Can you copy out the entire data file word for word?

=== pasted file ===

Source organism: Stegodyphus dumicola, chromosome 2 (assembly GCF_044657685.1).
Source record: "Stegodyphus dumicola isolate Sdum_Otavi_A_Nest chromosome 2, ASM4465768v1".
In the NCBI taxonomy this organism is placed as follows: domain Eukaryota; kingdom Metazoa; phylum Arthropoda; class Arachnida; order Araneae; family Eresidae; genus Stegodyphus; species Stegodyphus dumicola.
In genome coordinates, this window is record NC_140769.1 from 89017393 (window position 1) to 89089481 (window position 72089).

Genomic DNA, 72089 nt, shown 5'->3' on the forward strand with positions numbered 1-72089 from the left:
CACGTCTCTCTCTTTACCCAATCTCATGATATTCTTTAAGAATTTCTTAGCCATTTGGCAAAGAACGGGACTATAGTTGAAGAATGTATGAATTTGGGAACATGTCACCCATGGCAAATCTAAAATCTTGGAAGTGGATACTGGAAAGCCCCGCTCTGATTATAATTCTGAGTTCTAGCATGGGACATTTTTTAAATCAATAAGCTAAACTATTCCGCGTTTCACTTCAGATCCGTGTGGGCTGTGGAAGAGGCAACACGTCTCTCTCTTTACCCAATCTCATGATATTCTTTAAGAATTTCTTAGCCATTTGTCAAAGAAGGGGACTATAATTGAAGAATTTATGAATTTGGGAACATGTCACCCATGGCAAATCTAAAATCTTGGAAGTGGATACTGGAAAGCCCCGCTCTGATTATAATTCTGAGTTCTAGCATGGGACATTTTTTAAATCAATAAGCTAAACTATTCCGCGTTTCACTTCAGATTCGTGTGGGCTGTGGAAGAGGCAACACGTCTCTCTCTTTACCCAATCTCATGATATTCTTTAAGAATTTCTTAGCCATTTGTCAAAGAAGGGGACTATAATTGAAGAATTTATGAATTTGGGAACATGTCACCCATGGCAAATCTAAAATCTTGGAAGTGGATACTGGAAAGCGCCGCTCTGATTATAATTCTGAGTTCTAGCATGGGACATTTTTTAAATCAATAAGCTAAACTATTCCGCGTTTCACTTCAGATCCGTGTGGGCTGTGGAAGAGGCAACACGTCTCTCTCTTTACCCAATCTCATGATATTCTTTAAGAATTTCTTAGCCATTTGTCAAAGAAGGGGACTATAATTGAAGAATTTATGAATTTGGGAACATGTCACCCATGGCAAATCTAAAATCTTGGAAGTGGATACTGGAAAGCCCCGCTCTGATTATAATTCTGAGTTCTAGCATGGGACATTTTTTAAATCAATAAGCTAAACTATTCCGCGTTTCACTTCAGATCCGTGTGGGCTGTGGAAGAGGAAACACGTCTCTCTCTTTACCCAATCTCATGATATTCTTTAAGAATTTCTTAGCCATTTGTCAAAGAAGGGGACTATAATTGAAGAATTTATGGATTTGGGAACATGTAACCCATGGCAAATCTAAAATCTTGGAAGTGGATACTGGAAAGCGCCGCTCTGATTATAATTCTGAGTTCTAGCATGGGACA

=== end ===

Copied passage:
Source organism: Stegodyphus dumicola, chromosome 2 (assembly GCF_044657685.1).
Source record: "Stegodyphus dumicola isolate Sdum_Otavi_A_Nest chromosome 2, ASM4465768v1".
In the NCBI taxonomy this organism is placed as follows: domain Eukaryota; kingdom Metazoa; phylum Arthropoda; class Arachnida; order Araneae; family Eresidae; genus Stegodyphus; species Stegodyphus dumicola.
In genome coordinates, this window is record NC_140769.1 from 89017393 (window position 1) to 89089481 (window position 72089).

Genomic DNA, 72089 nt, shown 5'->3' on the forward strand with positions numbered 1-72089 from the left:
CACGTCTCTCTCTTTACCCAATCTCATGATATTCTTTAAGAATTTCTTAGCCATTTGGCAAAGAACGGGACTATAGTTGAAGAATGTATGAATTTGGGAACATGTCACCCATGGCAAATCTAAAATCTTGGAAGTGGATACTGGAAAGCCCCGCTCTGATTATAATTCTGAGTTCTAGCATGGGACATTTTTTAAATCAATAAGCTAAACTATTCCGCGTTTCACTTCAGATCCGTGTGGGCTGTGGAAGAGGCAACACGTCTCTCTCTTTACCCAATCTCATGATATTCTTTAAGAATTTCTTAGCCATTTGTCAAAGAAGGGGACTATAATTGAAGAATTTATGAATTTGGGAACATGTCACCCATGGCAAATCTAAAATCTTGGAAGTGGATACTGGAAAGCCCCGCTCTGATTATAATTCTGAGTTCTAGCATGGGACATTTTTTAAATCAATAAGCTAAACTATTCCGCGTTTCACTTCAGATTCGTGTGGGCTGTGGAAGAGGCAACACGTCTCTCTCTTTACCCAATCTCATGATATTCTTTAAGAATTTCTTAGCCATTTGTCAAAGAAGGGGACTATAATTGAAGAATTTATGAATTTGGGAACATGTCACCCATGGCAAATCTAAAATCTTGGAAGTGGATACTGGAAAGCGCCGCTCTGATTATAATTCTGAGTTCTAGCATGGGACATTTTTTAAATCAATAAGCTAAACTATTCCGCGTTTCACTTCAGATCCGTGTGGGCTGTGGAAGAGGCAACACGTCTCTCTCTTTACCCAATCTCATGATATTCTTTAAGAATTTCTTAGCCATTTGTCAAAGAAGGGGACTATAATTGAAGAATTTATGAATTTGGGAACATGTCACCCATGGCAAATCTAAAATCTTGGAAGTGGATACTGGAAAGCCCCGCTCTGATTATAATTCTGAGTTCTAGCATGGGACATTTTTTAAATCAATAAGCTAAACTATTCCGCGTTTCACTTCAGATCCGTGTGGGCTGTGGAAGAGGAAACACGTCTCTCTCTTTACCCAATCTCATGATATTCTTTAAGAATTTCTTAGCCATTTGTCAAAGAAGGGGACTATAATTGAAGAATTTATGGATTTGGGAACATGTAACCCATGGCAAATCTAAAATCTTGGAAGTGGATACTGGAAAGCGCCGCTCTGATTATAATTCTGAGTTCTAGCATGGGACA